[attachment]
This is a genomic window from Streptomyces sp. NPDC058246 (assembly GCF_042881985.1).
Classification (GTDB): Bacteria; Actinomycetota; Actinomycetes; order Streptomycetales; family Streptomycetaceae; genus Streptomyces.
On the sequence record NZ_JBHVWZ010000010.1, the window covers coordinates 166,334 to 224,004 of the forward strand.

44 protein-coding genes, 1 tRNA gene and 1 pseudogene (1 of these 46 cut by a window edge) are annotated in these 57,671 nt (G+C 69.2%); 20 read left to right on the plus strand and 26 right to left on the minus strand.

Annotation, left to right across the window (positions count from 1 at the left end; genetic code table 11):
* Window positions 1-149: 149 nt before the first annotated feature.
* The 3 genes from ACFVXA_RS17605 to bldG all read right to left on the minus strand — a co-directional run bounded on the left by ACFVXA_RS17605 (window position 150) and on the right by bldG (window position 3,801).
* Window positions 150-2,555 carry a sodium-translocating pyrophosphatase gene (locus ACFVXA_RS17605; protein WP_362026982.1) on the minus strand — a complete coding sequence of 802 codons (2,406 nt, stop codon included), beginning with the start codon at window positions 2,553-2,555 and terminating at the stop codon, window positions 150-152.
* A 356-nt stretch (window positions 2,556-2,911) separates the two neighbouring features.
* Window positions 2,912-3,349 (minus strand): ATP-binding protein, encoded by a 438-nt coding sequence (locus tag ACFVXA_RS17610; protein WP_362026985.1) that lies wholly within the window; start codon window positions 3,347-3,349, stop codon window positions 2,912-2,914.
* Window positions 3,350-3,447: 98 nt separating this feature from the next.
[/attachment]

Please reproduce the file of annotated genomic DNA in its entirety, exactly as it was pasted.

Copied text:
This is a genomic window from Streptomyces sp. NPDC058246 (assembly GCF_042881985.1).
Classification (GTDB): Bacteria; Actinomycetota; Actinomycetes; order Streptomycetales; family Streptomycetaceae; genus Streptomyces.
On the sequence record NZ_JBHVWZ010000010.1, the window covers coordinates 166,334 to 224,004 of the forward strand.

44 protein-coding genes, 1 tRNA gene and 1 pseudogene (1 of these 46 cut by a window edge) are annotated in these 57,671 nt (G+C 69.2%); 20 read left to right on the plus strand and 26 right to left on the minus strand.

Annotation, left to right across the window (positions count from 1 at the left end; genetic code table 11):
* Window positions 1-149: 149 nt before the first annotated feature.
* The 3 genes from ACFVXA_RS17605 to bldG all read right to left on the minus strand — a co-directional run bounded on the left by ACFVXA_RS17605 (window position 150) and on the right by bldG (window position 3,801).
* Window positions 150-2,555 carry a sodium-translocating pyrophosphatase gene (locus ACFVXA_RS17605; protein WP_362026982.1) on the minus strand — a complete coding sequence of 802 codons (2,406 nt, stop codon included), beginning with the start codon at window positions 2,553-2,555 and terminating at the stop codon, window positions 150-152.
* A 356-nt stretch (window positions 2,556-2,911) separates the two neighbouring features.
* Window positions 2,912-3,349 (minus strand): ATP-binding protein, encoded by a 438-nt coding sequence (locus tag ACFVXA_RS17610; protein WP_362026985.1) that lies wholly within the window; start codon window positions 3,347-3,349, stop codon window positions 2,912-2,914.
* Window positions 3,350-3,447: 98 nt separating this feature from the next.